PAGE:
The slew of infrastructure spending is aimed not only at spurring growth in the short and medium term, but also providing economic opportunities to locals, improving their standards of living, and boosting the construction industry as a whole.

Malaysia's strategic position within the New Silk Road under the One Belt, One Road initiative could also lead to increasing investments into the infrastructure sector, injecting further optimism into the sector. Maybank IB Research noted in a report that growing interest from China in key infrastructural and property projects in Malaysia as a result of the nation's strategic position could see a large number of Chinese investors and contractors getting involved in projects such as the KL-Singapore High-Speed Rail and the East Coast Rail Line. China Railway Group (CREC) has already invested MYR8.4 billion, a 60% stake, in Bandar Malaysia, the Malaysian terminus of the High-Speed Rail, and plans to build an integrated office complex at Bandar Malaysia that will house its regional headquarters. Similarly, Chinese state-owned enterprise Greenland Group in November announced it had signed an MoU to participate in a highway construction program in Malaysia, the first time the top Chinese developer will be involved in an overseas construction project.


Despite the overall rosy outlook for the construction sector, certain real estate segments are not expected to perform as successfully. An oversupply of high-rise residential units in the last several years has led to a steady decline in prices and demand, with Bloomberg reporting that the value of residential sales in Malaysia fell by 11% in 2015. Forecasts for property construction activities have not been rosy in light of falling demand, rising household debt, and oversupply. Construction of residential properties grew by 11% in 2015, down from 22% in 2014 while construction work advanced marginally lower at 11% YoY in 1Q2016.

Residential property transactions in 2015 made up 65.2% of all transactions, though this only amounted to 49% of all property market transactions in terms of value. This corresponded to a fall of 4.6% and 10.4%, respectively, compared to 2014. The greatest demand in the real estate market in 2015 was for residential properties priced at MYR300,000 and below (64.4%), luxury homes (19.2%), residential properties costing between MYR500,000 and MYR1 million (10.7%), and those between MYR400,000 and MYR500,000 (5.7%). However, the residential property market is expected to experience positive spillover effects from targeted projects under the Eleventh Malaysia Plan, such as affordable housing projects and a first-time buyers scheme that includes incentives such as full stamp duty exemption and subsidized housing. Plans are underway to construct 606,000 housing units for low and medium-income households, with 47,000 units also planned to be built or repaired for the underprivileged, the Construction Industry Development Board (CIDB) reported. In addition, private developers have also slowed the pace of construction in a bid to allow the market to absorb unsold properties.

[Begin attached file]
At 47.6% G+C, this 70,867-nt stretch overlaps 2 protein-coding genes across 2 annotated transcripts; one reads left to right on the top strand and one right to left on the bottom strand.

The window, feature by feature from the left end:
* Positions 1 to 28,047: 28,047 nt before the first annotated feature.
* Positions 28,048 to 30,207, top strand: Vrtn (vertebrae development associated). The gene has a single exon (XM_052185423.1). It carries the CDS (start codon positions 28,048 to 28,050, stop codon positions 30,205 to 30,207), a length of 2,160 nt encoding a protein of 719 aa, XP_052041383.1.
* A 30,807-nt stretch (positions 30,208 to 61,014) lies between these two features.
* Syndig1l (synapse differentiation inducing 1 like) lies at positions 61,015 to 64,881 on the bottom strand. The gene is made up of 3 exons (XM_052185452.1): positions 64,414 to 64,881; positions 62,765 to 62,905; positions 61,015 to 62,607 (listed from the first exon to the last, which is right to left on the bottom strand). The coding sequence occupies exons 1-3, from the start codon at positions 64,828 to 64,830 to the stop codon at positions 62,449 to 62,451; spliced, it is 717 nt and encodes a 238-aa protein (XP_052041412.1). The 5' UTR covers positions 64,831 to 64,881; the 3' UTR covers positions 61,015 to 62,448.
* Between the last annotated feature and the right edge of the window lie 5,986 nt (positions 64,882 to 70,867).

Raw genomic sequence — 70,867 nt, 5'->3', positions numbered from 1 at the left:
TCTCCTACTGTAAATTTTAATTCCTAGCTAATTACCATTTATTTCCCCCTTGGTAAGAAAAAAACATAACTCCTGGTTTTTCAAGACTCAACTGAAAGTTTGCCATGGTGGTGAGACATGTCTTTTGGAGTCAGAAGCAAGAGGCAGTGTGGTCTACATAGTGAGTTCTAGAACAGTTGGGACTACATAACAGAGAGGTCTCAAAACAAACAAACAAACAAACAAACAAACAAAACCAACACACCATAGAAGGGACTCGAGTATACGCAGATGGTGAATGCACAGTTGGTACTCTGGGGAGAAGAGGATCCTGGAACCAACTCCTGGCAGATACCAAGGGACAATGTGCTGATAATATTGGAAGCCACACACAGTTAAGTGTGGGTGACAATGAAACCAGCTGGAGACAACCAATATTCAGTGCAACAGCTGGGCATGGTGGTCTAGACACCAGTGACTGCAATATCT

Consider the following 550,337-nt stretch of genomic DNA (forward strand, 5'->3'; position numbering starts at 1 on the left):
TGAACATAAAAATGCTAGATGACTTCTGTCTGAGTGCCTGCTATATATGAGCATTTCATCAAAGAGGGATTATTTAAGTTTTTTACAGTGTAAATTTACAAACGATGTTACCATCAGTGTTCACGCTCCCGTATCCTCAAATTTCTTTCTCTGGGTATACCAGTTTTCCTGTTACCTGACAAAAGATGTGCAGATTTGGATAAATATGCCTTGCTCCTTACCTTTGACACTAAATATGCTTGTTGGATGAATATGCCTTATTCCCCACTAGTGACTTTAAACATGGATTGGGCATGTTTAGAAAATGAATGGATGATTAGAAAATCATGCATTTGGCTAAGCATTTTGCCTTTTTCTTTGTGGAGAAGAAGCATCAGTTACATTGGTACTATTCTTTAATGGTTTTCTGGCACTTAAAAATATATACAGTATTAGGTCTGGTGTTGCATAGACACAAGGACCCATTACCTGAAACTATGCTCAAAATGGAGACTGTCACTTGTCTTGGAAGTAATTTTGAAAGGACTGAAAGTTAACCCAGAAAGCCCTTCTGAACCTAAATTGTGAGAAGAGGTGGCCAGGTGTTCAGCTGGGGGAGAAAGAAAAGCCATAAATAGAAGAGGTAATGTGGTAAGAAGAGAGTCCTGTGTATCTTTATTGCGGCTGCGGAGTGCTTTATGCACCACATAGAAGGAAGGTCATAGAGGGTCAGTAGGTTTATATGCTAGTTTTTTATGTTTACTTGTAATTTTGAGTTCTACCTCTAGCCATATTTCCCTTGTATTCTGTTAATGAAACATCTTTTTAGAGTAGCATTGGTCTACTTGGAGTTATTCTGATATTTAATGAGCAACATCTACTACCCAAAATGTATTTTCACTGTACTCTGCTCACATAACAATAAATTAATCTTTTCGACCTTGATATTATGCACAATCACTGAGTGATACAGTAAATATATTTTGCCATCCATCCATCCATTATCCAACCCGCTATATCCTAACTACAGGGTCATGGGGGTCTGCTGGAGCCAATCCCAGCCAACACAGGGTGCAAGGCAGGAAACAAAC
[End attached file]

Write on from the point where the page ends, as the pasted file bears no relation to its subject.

Demand for commercial properties, meanwhile, is expected to be bullish given positive tourism figures and the further development of townships and activities along various transport routes upon the completion of important public transportation projects. In addition, given the government's many initiatives to boost tourism and attract 36 million tourists and MYR168 billion by 2020, developers are optimistically planning to offer more retail spaces to fulfill Malaysia's goal of becoming the regional shopping hub. There are reports that Iskandar Malaysia in the South Johor Economic Region, for example, will have as many as 10 new shopping malls in the next five years, reflecting the bullish expectations of the area. Iskandar Malaysia is expected to have a population of 3 million and a workforce of 1.6 million by 2025. Sunway Bhd, meanwhile, has plans to invest up to MYR5 billion in developing properties in Penang, including a 500,000sqft expansion of a mall and building new hotels, hospitals, and colleges. The group also has ambitious plans to double its portfolio of retail space across the country from 4.5 million sqft across five malls to 10 million sqft over 10 malls in total by 2020.
Iskandar Malaysia is also the site of other impressive real estate projects, such as Forest City, a USD100 billion-project set to be constructed on four man-made islands in the Straits of Johor totaling 1,386ha. The brainchild of Chinese property developer Country Garden Holdings, the development is expected to house 700,000 people and include office towers, parks, hotels, shopping malls, and an international school. There are estimates that there are as many as 60 ongoing development projects in Iskandar Malaysia alone and that the area has attracted as much as MYR202 billion in investments.

With many infrastructure projects in the process of being developed and many more in the pipeline across various sectors and around the country, all signs point to a promising year and a full order book for construction in Malaysia in the coming years.